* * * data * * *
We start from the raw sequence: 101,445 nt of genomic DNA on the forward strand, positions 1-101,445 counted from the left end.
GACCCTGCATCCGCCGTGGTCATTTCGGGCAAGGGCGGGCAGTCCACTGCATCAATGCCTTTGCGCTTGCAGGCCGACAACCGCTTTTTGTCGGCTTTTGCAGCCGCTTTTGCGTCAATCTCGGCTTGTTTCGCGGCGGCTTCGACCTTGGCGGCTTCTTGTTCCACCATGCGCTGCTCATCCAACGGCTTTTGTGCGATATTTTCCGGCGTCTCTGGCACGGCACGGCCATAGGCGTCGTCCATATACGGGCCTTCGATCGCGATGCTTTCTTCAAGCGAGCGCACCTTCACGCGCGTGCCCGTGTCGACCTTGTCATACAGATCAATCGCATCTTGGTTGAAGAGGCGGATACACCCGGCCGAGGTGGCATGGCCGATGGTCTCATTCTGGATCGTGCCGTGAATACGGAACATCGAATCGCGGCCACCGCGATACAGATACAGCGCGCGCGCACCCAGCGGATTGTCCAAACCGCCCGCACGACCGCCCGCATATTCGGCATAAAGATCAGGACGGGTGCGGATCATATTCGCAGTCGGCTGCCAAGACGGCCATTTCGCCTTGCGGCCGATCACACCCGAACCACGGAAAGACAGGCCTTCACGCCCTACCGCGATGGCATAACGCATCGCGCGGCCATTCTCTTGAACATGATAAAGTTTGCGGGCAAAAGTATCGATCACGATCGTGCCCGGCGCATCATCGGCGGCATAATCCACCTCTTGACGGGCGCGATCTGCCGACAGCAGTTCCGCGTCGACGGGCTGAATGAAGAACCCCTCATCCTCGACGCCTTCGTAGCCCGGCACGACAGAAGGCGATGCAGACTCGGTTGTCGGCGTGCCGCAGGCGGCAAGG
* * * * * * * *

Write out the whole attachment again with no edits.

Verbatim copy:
We start from the raw sequence: 101,445 nt of genomic DNA on the forward strand, positions 1-101,445 counted from the left end.
GACCCTGCATCCGCCGTGGTCATTTCGGGCAAGGGCGGGCAGTCCACTGCATCAATGCCTTTGCGCTTGCAGGCCGACAACCGCTTTTTGTCGGCTTTTGCAGCCGCTTTTGCGTCAATCTCGGCTTGTTTCGCGGCGGCTTCGACCTTGGCGGCTTCTTGTTCCACCATGCGCTGCTCATCCAACGGCTTTTGTGCGATATTTTCCGGCGTCTCTGGCACGGCACGGCCATAGGCGTCGTCCATATACGGGCCTTCGATCGCGATGCTTTCTTCAAGCGAGCGCACCTTCACGCGCGTGCCCGTGTCGACCTTGTCATACAGATCAATCGCATCTTGGTTGAAGAGGCGGATACACCCGGCCGAGGTGGCATGGCCGATGGTCTCATTCTGGATCGTGCCGTGAATACGGAACATCGAATCGCGGCCACCGCGATACAGATACAGCGCGCGCGCACCCAGCGGATTGTCCAAACCGCCCGCACGACCGCCCGCATATTCGGCATAAAGATCAGGACGGGTGCGGATCATATTCGCAGTCGGCTGCCAAGACGGCCATTTCGCCTTGCGGCCGATCACACCCGAACCACGGAAAGACAGGCCTTCACGCCCTACCGCGATGGCATAACGCATCGCGCGGCCATTCTCTTGAACATGATAAAGTTTGCGGGCAAAAGTATCGATCACGATCGTGCCCGGCGCATCATCGGCGGCATAATCCACCTCTTGACGGGCGCGATCTGCCGACAGCAGTTCCGCGTCGACGGGCTGAATGAAGAACCCCTCATCCTCGACGCCTTCGTAGCCCGGCACGACAGAAGGCGATGCAGACTCGGTTGTCGGCGTGCCGCAGGCGGCAAGG